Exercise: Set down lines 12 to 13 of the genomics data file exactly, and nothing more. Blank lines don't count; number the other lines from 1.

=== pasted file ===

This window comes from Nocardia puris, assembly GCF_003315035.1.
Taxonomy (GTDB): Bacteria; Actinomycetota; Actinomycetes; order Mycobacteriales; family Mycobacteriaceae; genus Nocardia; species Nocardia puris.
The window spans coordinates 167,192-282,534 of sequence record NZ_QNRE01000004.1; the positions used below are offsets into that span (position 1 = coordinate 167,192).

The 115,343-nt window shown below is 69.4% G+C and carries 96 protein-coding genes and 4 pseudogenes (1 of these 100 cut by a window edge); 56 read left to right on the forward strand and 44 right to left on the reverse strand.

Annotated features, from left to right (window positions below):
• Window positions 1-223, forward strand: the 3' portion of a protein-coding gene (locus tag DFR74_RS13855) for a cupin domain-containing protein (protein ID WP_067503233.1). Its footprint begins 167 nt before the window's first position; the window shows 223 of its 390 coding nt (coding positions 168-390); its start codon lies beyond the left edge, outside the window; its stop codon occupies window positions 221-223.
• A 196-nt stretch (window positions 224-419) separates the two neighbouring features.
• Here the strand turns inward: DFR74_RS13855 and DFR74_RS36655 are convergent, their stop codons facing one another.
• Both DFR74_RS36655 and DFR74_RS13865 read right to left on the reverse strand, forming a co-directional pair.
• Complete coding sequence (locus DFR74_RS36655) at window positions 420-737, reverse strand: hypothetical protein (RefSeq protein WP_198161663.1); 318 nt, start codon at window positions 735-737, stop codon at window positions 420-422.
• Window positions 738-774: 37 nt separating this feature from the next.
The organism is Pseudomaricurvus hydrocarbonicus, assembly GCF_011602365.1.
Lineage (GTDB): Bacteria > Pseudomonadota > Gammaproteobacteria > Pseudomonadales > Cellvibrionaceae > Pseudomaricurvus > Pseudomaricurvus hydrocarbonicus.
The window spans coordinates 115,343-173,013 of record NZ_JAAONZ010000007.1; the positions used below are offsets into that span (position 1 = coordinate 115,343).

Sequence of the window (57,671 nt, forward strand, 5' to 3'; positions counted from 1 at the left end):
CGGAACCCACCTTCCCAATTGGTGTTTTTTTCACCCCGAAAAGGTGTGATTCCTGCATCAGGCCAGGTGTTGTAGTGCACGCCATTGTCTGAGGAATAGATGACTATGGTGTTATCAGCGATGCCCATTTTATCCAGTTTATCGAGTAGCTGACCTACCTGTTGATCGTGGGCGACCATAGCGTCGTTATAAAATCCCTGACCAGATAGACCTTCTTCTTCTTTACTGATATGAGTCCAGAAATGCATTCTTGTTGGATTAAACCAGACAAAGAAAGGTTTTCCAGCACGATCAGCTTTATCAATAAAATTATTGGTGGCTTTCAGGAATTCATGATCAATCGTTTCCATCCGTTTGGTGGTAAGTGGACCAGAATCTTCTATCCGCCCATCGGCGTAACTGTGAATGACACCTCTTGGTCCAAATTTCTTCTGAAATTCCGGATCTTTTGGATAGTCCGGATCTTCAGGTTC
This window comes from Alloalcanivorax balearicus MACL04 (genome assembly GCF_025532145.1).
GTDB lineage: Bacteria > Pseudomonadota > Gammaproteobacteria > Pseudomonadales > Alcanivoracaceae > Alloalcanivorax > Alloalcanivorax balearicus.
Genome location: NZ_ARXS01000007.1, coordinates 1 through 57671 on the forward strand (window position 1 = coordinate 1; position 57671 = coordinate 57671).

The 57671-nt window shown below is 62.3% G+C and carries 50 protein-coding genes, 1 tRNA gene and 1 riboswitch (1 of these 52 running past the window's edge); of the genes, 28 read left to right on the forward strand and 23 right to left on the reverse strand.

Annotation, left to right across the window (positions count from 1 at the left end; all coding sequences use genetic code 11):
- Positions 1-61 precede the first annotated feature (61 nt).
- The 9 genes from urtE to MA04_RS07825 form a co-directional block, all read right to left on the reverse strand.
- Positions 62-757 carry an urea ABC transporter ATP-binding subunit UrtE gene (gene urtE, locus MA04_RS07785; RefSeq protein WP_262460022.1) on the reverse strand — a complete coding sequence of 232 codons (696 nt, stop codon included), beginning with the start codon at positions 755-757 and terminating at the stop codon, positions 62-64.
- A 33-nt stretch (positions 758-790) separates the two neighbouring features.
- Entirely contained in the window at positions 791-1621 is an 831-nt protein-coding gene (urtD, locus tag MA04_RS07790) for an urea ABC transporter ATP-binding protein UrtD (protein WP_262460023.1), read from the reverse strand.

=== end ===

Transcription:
The organism is Pseudomaricurvus hydrocarbonicus, assembly GCF_011602365.1.
Lineage (GTDB): Bacteria > Pseudomonadota > Gammaproteobacteria > Pseudomonadales > Cellvibrionaceae > Pseudomaricurvus > Pseudomaricurvus hydrocarbonicus.